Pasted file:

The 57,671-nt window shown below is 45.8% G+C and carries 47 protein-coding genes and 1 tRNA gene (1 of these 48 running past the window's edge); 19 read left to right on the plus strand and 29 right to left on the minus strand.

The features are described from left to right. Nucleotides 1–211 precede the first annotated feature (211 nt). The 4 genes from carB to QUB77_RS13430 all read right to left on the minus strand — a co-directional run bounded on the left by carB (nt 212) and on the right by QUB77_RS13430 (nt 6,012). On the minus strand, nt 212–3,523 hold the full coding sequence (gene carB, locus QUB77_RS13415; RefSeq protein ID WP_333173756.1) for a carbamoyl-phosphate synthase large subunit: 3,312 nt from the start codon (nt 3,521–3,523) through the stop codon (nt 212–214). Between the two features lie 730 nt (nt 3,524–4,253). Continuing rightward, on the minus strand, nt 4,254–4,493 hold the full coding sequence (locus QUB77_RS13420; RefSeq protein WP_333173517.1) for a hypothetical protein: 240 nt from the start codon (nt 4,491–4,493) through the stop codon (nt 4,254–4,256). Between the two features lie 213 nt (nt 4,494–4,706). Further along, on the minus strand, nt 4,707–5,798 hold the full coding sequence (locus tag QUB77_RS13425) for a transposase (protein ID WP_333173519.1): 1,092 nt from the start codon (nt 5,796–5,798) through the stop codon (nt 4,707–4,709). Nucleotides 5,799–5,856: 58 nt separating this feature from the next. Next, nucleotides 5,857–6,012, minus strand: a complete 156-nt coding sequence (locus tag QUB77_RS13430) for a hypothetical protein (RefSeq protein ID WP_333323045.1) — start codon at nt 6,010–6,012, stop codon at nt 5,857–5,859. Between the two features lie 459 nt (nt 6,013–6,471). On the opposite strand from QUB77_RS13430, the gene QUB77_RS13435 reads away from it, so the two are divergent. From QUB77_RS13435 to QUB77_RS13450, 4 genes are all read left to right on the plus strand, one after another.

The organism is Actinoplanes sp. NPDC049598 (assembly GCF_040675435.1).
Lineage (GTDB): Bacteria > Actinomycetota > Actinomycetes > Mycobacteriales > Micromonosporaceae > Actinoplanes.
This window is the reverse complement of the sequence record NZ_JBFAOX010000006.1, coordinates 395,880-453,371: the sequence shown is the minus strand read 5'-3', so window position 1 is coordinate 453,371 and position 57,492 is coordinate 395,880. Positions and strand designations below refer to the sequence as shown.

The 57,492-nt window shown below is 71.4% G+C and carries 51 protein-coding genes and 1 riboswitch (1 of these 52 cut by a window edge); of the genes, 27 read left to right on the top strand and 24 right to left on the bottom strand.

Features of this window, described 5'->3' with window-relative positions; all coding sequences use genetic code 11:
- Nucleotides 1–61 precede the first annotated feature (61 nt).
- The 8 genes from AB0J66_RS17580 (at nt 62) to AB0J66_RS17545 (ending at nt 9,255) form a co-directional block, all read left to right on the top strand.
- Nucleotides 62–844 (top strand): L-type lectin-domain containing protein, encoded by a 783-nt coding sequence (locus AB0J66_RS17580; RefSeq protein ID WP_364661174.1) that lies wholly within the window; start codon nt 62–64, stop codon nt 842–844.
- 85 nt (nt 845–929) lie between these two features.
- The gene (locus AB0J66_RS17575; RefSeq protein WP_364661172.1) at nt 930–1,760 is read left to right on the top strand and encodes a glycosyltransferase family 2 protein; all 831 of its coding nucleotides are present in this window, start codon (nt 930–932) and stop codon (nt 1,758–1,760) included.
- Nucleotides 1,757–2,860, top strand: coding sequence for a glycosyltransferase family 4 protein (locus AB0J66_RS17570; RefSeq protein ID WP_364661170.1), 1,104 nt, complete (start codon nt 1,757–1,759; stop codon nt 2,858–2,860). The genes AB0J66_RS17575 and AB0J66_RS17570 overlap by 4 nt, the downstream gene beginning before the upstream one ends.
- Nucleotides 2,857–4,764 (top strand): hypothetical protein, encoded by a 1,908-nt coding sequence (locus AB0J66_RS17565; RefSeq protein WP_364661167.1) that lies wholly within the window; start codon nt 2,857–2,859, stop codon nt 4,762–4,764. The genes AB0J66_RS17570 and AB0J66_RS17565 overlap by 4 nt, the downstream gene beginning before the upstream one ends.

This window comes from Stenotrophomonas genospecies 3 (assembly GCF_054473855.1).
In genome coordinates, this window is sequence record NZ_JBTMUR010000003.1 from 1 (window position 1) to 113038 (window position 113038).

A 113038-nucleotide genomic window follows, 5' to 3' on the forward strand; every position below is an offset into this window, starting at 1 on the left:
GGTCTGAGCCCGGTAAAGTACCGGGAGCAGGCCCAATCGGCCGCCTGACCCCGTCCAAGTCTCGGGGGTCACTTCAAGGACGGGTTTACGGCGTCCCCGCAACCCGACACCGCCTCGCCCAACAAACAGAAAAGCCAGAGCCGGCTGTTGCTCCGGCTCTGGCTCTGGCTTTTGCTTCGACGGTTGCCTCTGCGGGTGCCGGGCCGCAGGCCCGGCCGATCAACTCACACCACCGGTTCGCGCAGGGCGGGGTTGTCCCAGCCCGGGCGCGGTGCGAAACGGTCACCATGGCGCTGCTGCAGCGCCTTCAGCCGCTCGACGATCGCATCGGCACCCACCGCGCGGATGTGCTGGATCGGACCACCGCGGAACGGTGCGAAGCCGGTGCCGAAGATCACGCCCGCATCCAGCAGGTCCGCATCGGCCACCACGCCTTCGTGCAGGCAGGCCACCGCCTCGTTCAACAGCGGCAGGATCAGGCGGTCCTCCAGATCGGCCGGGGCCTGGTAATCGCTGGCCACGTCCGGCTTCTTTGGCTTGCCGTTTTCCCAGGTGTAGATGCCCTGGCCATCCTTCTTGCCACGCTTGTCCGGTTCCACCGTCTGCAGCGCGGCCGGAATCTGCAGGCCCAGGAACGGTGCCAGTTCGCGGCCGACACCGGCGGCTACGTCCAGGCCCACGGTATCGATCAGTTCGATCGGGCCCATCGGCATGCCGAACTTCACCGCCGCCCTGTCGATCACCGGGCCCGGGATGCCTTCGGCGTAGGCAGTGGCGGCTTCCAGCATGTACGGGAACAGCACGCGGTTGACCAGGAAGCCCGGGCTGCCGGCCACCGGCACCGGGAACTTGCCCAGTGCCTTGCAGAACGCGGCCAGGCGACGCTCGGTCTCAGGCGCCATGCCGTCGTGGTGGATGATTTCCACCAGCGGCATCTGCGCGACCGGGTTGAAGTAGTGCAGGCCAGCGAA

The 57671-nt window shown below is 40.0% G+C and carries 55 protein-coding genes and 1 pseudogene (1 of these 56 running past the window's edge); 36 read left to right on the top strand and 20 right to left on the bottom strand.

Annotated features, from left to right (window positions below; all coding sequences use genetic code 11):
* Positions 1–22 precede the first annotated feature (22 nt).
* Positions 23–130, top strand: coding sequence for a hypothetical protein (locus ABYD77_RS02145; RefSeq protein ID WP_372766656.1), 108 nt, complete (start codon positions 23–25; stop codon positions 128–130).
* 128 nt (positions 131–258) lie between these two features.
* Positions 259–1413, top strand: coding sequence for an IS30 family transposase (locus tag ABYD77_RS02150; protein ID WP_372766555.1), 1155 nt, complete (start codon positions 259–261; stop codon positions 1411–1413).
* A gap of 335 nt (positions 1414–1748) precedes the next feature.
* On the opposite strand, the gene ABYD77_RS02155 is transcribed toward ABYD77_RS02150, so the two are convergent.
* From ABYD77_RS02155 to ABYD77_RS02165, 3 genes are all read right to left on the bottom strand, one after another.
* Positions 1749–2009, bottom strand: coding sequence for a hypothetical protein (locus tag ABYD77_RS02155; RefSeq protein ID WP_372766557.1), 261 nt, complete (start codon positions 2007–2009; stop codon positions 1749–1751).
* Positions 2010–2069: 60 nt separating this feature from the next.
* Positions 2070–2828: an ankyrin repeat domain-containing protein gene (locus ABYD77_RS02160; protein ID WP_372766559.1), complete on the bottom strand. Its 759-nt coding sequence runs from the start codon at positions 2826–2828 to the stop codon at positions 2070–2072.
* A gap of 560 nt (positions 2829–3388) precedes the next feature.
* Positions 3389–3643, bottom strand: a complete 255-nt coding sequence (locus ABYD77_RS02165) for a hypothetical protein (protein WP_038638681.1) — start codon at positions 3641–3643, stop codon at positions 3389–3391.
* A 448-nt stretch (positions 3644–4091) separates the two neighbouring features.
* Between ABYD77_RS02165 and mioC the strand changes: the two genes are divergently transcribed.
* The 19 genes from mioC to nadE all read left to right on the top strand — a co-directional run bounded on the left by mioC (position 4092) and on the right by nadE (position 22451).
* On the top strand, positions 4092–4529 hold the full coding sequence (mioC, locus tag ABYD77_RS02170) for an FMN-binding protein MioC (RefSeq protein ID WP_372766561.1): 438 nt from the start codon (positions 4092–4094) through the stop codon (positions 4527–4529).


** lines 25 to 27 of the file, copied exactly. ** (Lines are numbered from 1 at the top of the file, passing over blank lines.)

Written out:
* A gap of 335 nt (positions 1414–1748) precedes the next feature.
* On the opposite strand, the gene ABYD77_RS02155 is transcribed toward ABYD77_RS02150, so the two are convergent.
* From ABYD77_RS02155 to ABYD77_RS02165, 3 genes are all read right to left on the bottom strand, one after another.